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Stephen D. Williams wrote:
>Dennis Sosnoski wrote:
>>The problem, which I've expressed more than once, is to compare the
>>performance for the alternatives of using text XML vs. some post-parse
>>representation of XML documents. For the reasons given in my earlier
>>email I'm chosing to base my timing comparisons on the parse event
>>stream. This is in my opinion the fairest comparison to all
>>approaches, since essentially any application working with XML is
>>going to be using the output from a parse, not the raw document text.
>>SAX2 is the most widely used parser API for Java, so that's what I'm
>>using as the common event stream.
>As you may remember from previous discussions, my approach in its ideal
>mode IS working with the 'raw document text'. I think that this aspect
>of my approach is different from what everyone else is proposing even
>though we may share other strategies. Except when converting to/from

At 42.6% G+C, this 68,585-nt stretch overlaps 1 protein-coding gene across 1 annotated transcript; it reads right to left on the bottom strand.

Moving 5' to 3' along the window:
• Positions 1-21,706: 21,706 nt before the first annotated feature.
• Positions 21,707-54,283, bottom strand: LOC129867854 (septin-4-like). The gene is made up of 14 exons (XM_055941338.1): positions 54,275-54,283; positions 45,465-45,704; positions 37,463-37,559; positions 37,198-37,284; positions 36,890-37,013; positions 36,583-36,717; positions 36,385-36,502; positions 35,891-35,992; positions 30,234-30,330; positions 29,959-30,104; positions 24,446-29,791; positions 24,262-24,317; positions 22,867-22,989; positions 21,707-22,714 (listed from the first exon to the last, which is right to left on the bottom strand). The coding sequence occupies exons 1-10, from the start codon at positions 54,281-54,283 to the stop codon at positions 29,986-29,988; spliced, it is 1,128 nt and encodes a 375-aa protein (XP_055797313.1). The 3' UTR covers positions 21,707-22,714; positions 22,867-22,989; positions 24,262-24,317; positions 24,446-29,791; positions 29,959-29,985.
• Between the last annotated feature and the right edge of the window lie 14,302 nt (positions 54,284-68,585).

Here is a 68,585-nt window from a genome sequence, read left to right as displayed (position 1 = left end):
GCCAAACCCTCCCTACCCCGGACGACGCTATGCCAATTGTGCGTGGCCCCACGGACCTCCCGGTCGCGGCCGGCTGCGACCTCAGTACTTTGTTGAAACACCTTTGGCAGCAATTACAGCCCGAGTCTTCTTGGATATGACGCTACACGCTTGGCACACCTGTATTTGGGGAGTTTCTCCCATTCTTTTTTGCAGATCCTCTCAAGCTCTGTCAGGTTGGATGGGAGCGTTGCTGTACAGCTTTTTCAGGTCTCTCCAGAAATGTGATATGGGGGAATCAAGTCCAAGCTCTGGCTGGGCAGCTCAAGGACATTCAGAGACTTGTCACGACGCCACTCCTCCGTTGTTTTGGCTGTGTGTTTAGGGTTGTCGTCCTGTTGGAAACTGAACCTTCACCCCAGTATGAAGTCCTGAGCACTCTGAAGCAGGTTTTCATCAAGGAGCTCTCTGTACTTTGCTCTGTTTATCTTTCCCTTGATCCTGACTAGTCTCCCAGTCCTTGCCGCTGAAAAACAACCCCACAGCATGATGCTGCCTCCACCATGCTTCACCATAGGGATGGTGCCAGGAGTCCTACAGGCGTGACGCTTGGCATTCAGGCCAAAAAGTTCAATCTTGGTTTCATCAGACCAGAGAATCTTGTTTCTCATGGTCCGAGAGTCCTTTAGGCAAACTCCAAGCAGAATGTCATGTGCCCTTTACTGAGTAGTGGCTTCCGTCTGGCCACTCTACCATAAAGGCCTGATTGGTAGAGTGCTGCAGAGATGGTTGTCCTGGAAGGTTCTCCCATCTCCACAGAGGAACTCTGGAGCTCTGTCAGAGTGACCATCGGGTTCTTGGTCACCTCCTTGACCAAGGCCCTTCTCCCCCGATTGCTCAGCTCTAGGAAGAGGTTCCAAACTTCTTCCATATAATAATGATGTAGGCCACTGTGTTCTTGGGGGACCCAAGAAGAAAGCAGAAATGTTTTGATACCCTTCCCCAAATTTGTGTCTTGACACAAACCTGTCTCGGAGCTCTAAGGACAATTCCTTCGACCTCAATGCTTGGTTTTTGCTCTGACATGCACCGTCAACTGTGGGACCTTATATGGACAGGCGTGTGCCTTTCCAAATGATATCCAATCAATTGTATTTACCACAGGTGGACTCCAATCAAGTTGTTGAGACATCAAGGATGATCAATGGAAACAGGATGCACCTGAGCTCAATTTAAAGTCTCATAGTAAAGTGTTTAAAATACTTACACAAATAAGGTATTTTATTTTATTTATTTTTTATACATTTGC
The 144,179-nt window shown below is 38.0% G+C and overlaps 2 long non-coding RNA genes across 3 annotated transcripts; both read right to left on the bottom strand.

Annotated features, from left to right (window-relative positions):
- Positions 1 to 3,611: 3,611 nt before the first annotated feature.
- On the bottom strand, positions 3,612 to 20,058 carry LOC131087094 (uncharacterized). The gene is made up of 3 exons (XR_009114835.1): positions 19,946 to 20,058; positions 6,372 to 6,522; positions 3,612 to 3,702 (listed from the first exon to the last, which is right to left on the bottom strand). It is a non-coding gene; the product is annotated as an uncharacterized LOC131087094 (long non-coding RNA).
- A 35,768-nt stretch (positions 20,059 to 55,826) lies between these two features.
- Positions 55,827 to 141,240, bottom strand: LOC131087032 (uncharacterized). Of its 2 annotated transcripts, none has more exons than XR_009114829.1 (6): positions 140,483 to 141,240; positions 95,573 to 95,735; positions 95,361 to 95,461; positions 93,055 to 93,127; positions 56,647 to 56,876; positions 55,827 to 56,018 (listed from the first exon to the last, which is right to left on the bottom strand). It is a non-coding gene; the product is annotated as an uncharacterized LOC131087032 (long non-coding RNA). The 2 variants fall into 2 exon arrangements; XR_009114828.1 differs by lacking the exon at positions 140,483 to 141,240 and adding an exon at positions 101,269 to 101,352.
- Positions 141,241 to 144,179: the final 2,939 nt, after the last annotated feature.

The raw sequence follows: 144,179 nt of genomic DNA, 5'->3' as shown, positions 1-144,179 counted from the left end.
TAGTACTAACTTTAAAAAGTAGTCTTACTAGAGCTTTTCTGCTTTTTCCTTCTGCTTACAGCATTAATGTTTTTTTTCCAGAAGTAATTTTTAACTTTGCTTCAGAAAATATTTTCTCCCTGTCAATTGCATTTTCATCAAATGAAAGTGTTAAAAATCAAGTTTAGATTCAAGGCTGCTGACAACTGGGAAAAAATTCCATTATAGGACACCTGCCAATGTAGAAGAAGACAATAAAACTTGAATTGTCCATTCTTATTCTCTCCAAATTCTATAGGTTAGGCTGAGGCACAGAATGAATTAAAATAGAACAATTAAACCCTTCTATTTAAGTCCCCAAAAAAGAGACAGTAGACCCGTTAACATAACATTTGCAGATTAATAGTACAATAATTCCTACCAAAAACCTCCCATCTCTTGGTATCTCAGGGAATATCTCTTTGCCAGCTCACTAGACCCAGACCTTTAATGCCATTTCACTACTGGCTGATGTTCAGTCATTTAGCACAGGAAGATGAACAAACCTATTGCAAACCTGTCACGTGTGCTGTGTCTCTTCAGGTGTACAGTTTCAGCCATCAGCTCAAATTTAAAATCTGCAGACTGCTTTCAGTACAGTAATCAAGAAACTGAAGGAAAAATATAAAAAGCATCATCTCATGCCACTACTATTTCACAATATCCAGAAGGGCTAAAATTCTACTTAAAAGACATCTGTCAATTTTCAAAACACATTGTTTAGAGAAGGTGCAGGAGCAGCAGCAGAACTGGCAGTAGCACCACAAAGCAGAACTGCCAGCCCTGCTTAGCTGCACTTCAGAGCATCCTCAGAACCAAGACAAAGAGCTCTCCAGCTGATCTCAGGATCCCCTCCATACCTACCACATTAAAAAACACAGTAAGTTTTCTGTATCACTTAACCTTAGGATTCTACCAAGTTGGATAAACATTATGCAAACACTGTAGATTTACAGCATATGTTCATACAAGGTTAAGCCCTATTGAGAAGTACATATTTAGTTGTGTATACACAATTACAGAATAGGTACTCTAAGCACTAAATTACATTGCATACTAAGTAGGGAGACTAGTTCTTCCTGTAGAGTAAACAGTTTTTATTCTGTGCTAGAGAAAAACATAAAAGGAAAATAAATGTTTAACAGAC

>XML 1.0, esXML has no parsing and no serialization for a 'native'
>application (i.e. one that operates in the most optimal, esxml-aware
>mode). That doesn't mean you can't have a standard DOM or SAX
>interface, but that esDOM is likely to be much more efficient.
I haven't looked at esXML/esDOM in any detail, but it sounds like what
you're doing is defining a whole different way of working with XML
document data. That's fine, but it doesn't really allow for direct
comparisons in the same terms as other approaches which preserve the XML
parse event stream - you're assuming (or at least suggesting) that
everyone will use your APIs for working with XML documents, while I'm
looking at the more modest issue of efficiently transporting XML
documents from one place to another while preserving standard APIs.
To give a direct comparison with esXML/esDOM I'd need to define a native
API for working with the XBIS serialization of a document directly.
That's not something I see as worthwhile, given the wide variety of APIs
already available for working with XML. It'd be interesting to at least
see how the document size compares, though - if you want to investigate,
the XBIS site http://www.xbis.org currently has size comparisons between
text and XBIS for serveral different documents and collections of
documents. The documents are all (except for a modified form of the XML
recommendation itself, which I'm prohibited from redistributing)
included in the download.
Dennis M. Sosnoski
Enterprise Java, XML, and Web Services
Training and Consulting
Redmond, WA 425.885.7197